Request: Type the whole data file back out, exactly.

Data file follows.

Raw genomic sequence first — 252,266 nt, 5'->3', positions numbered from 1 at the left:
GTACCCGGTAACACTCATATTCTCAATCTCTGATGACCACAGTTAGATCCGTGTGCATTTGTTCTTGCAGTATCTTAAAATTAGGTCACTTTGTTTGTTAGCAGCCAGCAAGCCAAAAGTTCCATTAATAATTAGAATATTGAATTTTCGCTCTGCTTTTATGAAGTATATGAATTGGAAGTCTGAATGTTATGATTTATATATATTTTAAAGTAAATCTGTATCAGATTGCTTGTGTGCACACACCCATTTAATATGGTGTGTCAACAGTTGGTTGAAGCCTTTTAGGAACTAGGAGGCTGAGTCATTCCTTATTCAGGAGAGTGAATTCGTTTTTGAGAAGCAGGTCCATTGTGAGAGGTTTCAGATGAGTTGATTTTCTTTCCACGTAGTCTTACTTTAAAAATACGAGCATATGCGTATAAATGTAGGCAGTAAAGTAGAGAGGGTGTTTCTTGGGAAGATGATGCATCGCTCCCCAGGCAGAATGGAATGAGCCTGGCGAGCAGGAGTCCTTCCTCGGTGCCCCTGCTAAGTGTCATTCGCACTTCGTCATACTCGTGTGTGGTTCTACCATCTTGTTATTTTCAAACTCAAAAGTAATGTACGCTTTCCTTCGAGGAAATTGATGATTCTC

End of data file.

Raw genomic sequence first — 252,266 nt, 5'->3', positions numbered from 1 at the left:
GTACCCGGTAACACTCATATTCTCAATCTCTGATGACCACAGTTAGATCCGTGTGCATTTGTTCTTGCAGTATCTTAAAATTAGGTCACTTTGTTTGTTAGCAGCCAGCAAGCCAAAAGTTCCATTAATAATTAGAATATTGAATTTTCGCTCTGCTTTTATGAAGTATATGAATTGGAAGTCTGAATGTTATGATTTATATATATTTTAAAGTAAATCTGTATCAGATTGCTTGTGTGCACACACCCATTTAATATGGTGTGTCAACAGTTGGTTGAAGCCTTTTAGGAACTAGGAGGCTGAGTCATTCCTTATTCAGGAGAGTGAATTCGTTTTTGAGAAGCAGGTCCATTGTGAGAGGTTTCAGATGAGTTGATTTTCTTTCCACGTAGTCTTACTTTAAAAATACGAGCATATGCGTATAAATGTAGGCAGTAAAGTAGAGAGGGTGTTTCTTGGGAAGATGATGCATCGCTCCCCAGGCAGAATGGAATGAGCCTGGCGAGCAGGAGTCCTTCCTCGGTGCCCCTGCTAAGTGTCATTCGCACTTCGTCATACTCGTGTGTGGTTCTACCATCTTGTTATTTTCAAACTCAAAAGTAATGTACGCTTTCCTTCGAGGAAATTGATGATTCTC